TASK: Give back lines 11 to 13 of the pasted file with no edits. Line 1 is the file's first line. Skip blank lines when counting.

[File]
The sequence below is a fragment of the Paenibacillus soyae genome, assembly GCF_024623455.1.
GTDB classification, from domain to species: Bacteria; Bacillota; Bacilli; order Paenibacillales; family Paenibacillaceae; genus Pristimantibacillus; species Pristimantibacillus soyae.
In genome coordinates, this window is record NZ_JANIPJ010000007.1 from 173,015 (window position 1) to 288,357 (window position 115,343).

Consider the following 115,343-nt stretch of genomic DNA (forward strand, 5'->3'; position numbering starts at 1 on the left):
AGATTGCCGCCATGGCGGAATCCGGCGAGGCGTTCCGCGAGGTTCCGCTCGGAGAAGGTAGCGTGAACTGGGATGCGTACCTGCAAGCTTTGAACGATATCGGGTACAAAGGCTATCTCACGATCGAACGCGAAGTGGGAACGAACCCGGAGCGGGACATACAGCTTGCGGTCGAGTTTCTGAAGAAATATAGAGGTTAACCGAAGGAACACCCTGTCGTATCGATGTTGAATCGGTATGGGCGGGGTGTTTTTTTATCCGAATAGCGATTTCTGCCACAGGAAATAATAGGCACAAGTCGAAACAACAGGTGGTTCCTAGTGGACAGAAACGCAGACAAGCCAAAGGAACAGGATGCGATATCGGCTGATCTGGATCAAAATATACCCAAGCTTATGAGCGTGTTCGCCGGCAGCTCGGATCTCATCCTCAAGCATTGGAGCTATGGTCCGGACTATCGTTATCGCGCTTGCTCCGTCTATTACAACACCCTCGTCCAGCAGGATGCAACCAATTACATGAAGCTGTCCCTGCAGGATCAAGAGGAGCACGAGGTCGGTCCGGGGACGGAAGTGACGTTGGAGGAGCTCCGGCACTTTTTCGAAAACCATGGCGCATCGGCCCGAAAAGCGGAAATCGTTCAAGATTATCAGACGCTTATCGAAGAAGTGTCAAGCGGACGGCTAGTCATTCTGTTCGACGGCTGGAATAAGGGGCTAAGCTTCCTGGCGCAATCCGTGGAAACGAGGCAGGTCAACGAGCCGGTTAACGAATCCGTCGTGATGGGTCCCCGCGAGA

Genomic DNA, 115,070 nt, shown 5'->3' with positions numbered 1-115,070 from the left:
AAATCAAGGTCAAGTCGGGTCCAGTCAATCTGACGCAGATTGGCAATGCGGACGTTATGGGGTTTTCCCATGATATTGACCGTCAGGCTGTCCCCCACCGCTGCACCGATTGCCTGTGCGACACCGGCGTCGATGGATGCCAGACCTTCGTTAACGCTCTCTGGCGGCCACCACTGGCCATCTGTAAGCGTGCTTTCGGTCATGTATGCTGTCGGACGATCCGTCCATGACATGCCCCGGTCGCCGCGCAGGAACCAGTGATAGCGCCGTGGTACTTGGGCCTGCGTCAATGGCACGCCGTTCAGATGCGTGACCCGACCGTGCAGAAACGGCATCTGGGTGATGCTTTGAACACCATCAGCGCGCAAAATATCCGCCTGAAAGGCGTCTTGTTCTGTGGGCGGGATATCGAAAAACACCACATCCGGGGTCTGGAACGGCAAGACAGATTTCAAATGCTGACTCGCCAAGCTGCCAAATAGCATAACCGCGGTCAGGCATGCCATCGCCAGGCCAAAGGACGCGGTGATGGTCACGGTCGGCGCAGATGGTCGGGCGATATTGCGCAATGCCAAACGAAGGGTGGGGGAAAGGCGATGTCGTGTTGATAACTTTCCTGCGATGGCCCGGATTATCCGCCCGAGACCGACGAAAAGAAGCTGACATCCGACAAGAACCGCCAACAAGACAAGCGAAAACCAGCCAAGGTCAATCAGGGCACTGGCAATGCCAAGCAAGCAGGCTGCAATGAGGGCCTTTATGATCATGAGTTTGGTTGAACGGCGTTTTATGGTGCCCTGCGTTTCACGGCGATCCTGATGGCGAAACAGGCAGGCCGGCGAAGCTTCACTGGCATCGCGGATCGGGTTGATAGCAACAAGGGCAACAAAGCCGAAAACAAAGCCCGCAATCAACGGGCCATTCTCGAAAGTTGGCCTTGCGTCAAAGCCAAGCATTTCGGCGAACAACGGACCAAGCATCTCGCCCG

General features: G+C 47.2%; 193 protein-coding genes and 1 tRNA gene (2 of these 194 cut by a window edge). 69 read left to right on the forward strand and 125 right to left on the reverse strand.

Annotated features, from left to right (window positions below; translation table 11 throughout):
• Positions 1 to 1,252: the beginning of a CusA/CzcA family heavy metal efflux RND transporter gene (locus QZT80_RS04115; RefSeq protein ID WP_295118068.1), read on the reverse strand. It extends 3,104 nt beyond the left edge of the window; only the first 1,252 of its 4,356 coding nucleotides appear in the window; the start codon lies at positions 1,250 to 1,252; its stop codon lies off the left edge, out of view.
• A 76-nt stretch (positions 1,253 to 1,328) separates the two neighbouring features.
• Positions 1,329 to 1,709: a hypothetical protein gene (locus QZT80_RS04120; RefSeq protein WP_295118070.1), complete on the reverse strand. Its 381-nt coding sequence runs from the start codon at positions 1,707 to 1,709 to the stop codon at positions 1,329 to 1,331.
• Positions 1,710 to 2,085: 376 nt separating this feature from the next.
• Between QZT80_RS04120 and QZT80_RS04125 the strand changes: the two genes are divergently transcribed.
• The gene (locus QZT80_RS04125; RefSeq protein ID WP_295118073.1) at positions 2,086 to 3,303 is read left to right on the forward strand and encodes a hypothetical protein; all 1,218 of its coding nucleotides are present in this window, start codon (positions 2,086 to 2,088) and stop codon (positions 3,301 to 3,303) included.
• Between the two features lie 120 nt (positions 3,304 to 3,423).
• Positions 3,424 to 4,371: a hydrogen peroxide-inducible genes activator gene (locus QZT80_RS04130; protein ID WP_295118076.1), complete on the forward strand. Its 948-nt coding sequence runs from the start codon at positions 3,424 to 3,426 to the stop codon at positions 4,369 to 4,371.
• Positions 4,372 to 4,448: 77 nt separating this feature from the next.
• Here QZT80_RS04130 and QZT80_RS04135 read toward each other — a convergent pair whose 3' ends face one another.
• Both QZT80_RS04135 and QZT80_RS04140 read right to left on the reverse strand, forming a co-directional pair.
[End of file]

• A 76-nt stretch (positions 1,253 to 1,328) separates the two neighbouring features.
• Positions 1,329 to 1,709: a hypothetical protein gene (locus QZT80_RS04120; RefSeq protein WP_295118070.1), complete on the reverse strand. Its 381-nt coding sequence runs from the start codon at positions 1,707 to 1,709 to the stop codon at positions 1,329 to 1,331.
• Positions 1,710 to 2,085: 376 nt separating this feature from the next.